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Catholic News Service

Catholic News Service

Catholic News Service has a rich history of journalistic professionalism and is a leader in the world of Catholic and religious media. With headquarters in Washington, offices in New York and Rome, and correspondents around the world, CNS provides the most comprehensive coverage of the church today. Website URL: http://www.catholicnews.com/

Catholics prominent in March for Life

In a sea of printed signs and huge student groups in colorful toboggan caps at the March for Life rally, Ed York was an outlier.
 
He'd made the two-hour drive to the National Mall Jan. 19 from his home in Martinsburg, West Virginia, not with a group on a bus pilgrimage, but only with his daughter Autumn and a small homemade placard emblazoned "As a Former Fetus, I Oppose Abortion."
 
He stood out in his solitary approach, but York, who has attended previous marches, didn't mind.
 
"This is David versus Goliath, all right," he said. "The media's still pumping out some old stuff about human rights. This (abortion) is going to end one day. But, you know, you have to be patient in life."
 
On a bright, sunny and almost spring-like morning highlighted by President Donald Trump's remarks to the rally before the march from the White House Rose Garden and members of Congress, there appeared to be little interest from the marchers in political questions. After all, they had all made their travel plans long before they knew the list of speakers.

Among those at the march were Catholics from the Diocese of Burlington.
 
"Certainly, to have the president show his support for March for Life is encouraging," said Katrina Gallic, a senior at the University of Mary in Bismarck, North Dakota. However, she added, involvement for others is "more than a political stance, but should be seen as an ethic for all of humanity."
 
The University of Mary sent 200 marchers, clad in blue and orange caps, on a 30-hour bus journey from the frigid northern Great Plains.
 
Gallic. who traveled separately from from New Jersey, began attending marches with her family when she was in elementary school.
 
"My parents showed us by the way they lived" and dinner-table conversations, she said. "I'm very grateful for it. I think it requires a lifetime commitment on the political level and the cultural level."
 
Gallic met Vice President Mike Pence at the Eisenhower Executive Office Building before the march. "Our generation is very much behind him, and he has the support and prayers of many," she said.
 
Abby Johnson, a former Planned Parenthood clinic director who now heads the pro-life organization Then There Were None, said culture change should have a higher priority than legislation.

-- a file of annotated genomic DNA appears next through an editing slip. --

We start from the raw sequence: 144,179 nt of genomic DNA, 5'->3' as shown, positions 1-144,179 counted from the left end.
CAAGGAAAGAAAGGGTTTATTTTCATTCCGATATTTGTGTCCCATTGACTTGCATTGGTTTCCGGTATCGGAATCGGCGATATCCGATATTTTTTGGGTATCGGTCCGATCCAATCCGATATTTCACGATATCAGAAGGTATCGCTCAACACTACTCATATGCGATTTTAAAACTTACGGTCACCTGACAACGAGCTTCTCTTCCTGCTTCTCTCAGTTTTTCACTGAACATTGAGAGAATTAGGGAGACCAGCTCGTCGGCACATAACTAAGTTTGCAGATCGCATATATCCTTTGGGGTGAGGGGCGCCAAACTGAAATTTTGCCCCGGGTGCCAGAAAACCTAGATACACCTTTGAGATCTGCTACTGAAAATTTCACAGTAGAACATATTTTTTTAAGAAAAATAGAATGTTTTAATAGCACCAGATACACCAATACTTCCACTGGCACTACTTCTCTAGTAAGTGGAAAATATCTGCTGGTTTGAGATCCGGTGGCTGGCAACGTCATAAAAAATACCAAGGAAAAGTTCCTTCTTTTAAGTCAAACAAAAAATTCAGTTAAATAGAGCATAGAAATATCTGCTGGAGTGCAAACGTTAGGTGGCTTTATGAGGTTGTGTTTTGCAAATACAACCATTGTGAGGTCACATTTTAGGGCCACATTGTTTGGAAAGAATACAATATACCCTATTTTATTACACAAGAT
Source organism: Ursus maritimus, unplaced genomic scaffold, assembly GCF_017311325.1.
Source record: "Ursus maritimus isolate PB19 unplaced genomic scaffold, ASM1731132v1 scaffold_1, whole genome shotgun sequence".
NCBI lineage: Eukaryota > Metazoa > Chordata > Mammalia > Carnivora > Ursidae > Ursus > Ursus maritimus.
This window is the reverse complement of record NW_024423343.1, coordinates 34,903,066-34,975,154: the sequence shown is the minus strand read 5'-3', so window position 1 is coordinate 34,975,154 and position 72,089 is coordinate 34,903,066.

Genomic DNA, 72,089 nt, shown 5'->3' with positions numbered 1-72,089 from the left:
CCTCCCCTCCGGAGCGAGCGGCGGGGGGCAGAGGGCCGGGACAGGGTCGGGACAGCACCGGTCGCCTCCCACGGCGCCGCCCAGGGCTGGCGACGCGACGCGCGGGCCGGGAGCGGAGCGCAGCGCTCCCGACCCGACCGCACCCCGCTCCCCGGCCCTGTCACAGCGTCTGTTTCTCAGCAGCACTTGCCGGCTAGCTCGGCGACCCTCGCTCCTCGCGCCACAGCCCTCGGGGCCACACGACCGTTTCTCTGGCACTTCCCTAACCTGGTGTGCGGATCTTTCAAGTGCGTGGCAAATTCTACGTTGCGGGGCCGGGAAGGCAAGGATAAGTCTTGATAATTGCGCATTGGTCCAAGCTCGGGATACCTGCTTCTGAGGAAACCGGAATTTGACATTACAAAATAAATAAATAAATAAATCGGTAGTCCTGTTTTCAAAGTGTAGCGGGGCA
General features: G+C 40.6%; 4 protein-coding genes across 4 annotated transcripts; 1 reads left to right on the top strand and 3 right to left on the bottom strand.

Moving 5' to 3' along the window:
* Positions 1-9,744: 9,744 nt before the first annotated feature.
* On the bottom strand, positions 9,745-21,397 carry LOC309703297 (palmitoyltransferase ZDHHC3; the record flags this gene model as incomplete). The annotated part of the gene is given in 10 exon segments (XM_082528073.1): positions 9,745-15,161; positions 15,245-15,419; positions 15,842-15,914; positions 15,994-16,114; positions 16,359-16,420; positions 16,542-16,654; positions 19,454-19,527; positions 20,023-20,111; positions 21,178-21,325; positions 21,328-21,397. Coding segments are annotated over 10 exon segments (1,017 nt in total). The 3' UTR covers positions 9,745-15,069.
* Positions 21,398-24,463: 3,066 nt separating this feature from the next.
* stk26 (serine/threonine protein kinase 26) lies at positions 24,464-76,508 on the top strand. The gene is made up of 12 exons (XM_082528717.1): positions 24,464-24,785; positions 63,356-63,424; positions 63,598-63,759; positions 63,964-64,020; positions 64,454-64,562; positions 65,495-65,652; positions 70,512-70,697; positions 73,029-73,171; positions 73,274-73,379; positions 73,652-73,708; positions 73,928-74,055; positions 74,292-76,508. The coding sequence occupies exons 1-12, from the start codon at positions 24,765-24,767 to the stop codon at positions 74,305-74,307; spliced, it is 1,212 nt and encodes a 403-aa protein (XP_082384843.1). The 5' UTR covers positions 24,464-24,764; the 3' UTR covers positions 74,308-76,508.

"I actually think the pro-life movement needs to separate itself from the (Republican Party). That's what we need to be focusing on: opening the tent and bringing more diversity into the movement," she said, citing pro-life Democrats in Louisiana who have tightened abortion restrictions there.
 
Margaret Banloman and Emily Rogge, both freshmen at St. Michael the Archangel Catholic High School in Lee's Summit, Missouri, had a colorful placard with an image of the Mary and the slogan "Our Salvation Began With an Unplanned Pregnancy." The pair came up with the idea and drew the sign on their cross-country bus ride, which Banloman characterized as "redemptive suffering."
 
Caryn Crush, who spent 14 hours on a bus from Louisville, Kentucky, was with a group of 54 from Immaculata Classical Academy, and said she was attending in support of children born with Down syndrome. Appearing at March for Life and opposing abortion, especially for children born with Down syndrome, was her way to "change society's perception of them and show they do have value."
 
"We're here to be a voice," she added. "This is more of a celebration of life whether the president's here or not."
 
First-time marchers included Jerilyn Kunkel of Fishers, Indiana, who made the trip with her husband Larry, a member of the Knights of Columbus. "I got a good night's sleep. That helped a lot," she said.
 
Father Kurt Young was accompanying 700 high schoolers from the Archdiocese of New Orleans. They were part of what became a 14-bus caravan in a two-day trip that lasted a total of 32 hours because of icy roads in Mississippi.
 
He said politics and legislation weren't the students' main priority, either. "Everyone here is here to make a peaceful, prayerful protest," the priest said.
 
 
 
  • Published in Nation

March for Life in Washington, D.C.

In remarks broadcast to the March for Life from the White House Rose Garden, President Donald Trump said that his administration "will always defend the very first right in the Declaration of Independence, and that is the right to life."